by Gail Eisenhart
He lived on my street, bullied the pre-pubescent pack.
I don’t remember why he taunted me
but I remember the stick’s sting, running
home, expecting my father to tongue lash
the smirk from his seven-year-old face.
I can still see Dad’s lip curl, teeth clench.
Wordless, he walked to the door,
down the steps,
crossed the yard,
stopped at the apple tree,
snapped open his pocket knife.
With a death grip, he grabbed a green
branch, sliced it free, plopped it in my palm,
and said “Don’t come home
until you teach Johnny Kline a lesson.”
Like a metronome, the twig in my hand bounced,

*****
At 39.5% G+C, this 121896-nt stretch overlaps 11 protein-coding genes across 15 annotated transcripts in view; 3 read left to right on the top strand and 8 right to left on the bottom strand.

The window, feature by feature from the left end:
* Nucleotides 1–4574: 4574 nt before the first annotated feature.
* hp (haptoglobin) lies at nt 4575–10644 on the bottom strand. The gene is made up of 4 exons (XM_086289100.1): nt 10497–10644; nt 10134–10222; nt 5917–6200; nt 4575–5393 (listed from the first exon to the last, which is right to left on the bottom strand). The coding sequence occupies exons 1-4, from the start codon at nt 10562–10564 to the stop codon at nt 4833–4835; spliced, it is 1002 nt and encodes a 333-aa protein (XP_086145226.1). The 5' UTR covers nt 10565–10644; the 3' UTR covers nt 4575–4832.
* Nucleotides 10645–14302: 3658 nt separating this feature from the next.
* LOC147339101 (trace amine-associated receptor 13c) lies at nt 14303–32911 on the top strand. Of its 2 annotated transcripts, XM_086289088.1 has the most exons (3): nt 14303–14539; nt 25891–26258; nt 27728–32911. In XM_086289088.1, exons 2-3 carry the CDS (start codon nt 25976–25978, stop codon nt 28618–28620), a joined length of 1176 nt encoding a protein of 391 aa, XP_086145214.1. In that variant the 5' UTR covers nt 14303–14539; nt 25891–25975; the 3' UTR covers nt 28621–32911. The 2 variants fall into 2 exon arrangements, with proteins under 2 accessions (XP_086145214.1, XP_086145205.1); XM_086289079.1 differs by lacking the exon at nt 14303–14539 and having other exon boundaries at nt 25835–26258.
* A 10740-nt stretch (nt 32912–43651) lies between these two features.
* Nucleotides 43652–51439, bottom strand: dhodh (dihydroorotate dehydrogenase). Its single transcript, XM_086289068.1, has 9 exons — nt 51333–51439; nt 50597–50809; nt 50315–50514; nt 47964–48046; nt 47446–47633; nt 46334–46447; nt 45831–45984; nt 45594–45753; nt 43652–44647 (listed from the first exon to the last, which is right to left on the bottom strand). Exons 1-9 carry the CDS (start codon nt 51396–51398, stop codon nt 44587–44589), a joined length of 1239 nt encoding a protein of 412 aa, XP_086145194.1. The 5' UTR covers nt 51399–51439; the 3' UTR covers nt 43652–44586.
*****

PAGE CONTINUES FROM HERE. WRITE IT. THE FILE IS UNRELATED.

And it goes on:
kept time with my racing heart.
Tears and snot ran down my face as I made my way
up the street. Johnny saw me, started to laugh.
Blood flushed my cheeks. I bit my lip, starched my spine.
All forty-eight inches of me bristled.
One giant-step later we stood toe-to-toe.
I raised that switch, smacked Mr. Smarty-pants
square across his rump; lassoed him
with a steely stare and spit out,
“Don’t you ever hit me again!”
Johnny’s face lumped like mashed potatoes.
Pivoting on my new confidence,
I turned toward home.
Gail Eisenhart’s poems have been published in Mid Rivers Review,Mid-America Poetry Review, Kaleidoscope, Front Range, MO: Writings from the River, Chickenpinata, Diverse Voices and most recently in Flood Stage: an Anthology of St. Louis Poets. Her review of poet David Wojahn’s Interrogation Palace was published inUniversity of Southern Indiana Review. A people-watcher who likes to travel, she is a retired Executive Assistant who works part time at the Belleville (IL) Public Library.